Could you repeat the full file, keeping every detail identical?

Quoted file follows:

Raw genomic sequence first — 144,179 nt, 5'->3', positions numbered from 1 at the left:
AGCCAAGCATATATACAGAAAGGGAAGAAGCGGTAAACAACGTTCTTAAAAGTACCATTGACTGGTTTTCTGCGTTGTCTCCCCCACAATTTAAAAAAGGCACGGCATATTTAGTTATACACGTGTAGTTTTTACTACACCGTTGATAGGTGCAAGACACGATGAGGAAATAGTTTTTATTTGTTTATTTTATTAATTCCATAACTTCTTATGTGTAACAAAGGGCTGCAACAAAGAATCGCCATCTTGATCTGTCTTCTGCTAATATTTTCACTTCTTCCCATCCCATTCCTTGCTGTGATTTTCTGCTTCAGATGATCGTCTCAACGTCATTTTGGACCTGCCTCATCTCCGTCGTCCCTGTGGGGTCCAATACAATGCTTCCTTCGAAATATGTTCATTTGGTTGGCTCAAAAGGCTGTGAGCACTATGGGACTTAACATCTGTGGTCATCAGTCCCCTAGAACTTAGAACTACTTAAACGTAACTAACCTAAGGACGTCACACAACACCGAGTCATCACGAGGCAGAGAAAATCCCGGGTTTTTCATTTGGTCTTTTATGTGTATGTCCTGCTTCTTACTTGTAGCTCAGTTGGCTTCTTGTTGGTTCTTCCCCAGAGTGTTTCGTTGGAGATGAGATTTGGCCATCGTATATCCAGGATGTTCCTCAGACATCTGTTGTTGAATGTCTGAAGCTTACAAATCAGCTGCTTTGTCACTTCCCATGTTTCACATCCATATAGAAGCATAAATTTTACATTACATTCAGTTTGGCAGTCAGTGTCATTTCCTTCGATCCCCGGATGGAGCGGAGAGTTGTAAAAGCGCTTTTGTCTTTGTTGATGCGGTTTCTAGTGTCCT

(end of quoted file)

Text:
Raw genomic sequence first — 144,179 nt, 5'->3', positions numbered from 1 at the left:
AGCCAAGCATATATACAGAAAGGGAAGAAGCGGTAAACAACGTTCTTAAAAGTACCATTGACTGGTTTTCTGCGTTGTCTCCCCCACAATTTAAAAAAGGCACGGCATATTTAGTTATACACGTGTAGTTTTTACTACACCGTTGATAGGTGCAAGACACGATGAGGAAATAGTTTTTATTTGTTTATTTTATTAATTCCATAACTTCTTATGTGTAACAAAGGGCTGCAACAAAGAATCGCCATCTTGATCTGTCTTCTGCTAATATTTTCACTTCTTCCCATCCCATTCCTTGCTGTGATTTTCTGCTTCAGATGATCGTCTCAACGTCATTTTGGACCTGCCTCATCTCCGTCGTCCCTGTGGGGTCCAATACAATGCTTCCTTCGAAATATGTTCATTTGGTTGGCTCAAAAGGCTGTGAGCACTATGGGACTTAACATCTGTGGTCATCAGTCCCCTAGAACTTAGAACTACTTAAACGTAACTAACCTAAGGACGTCACACAACACCGAGTCATCACGAGGCAGAGAAAATCCCGGGTTTTTCATTTGGTCTTTTATGTGTATGTCCTGCTTCTTACTTGTAGCTCAGTTGGCTTCTTGTTGGTTCTTCCCCAGAGTGTTTCGTTGGAGATGAGATTTGGCCATCGTATATCCAGGATGTTCCTCAGACATCTGTTGTTGAATGTCTGAAGCTTACAAATCAGCTGCTTTGTCACTTCCCATGTTTCACATCCATATAGAAGCATAAATTTTACATTACATTCAGTTTGGCAGTCAGTGTCATTTCCTTCGATCCCCGGATGGAGCGGAGAGTTGTAAAAGCGCTTTTGTCTTTGTTGATGCGGTTTCTAGTGTCCT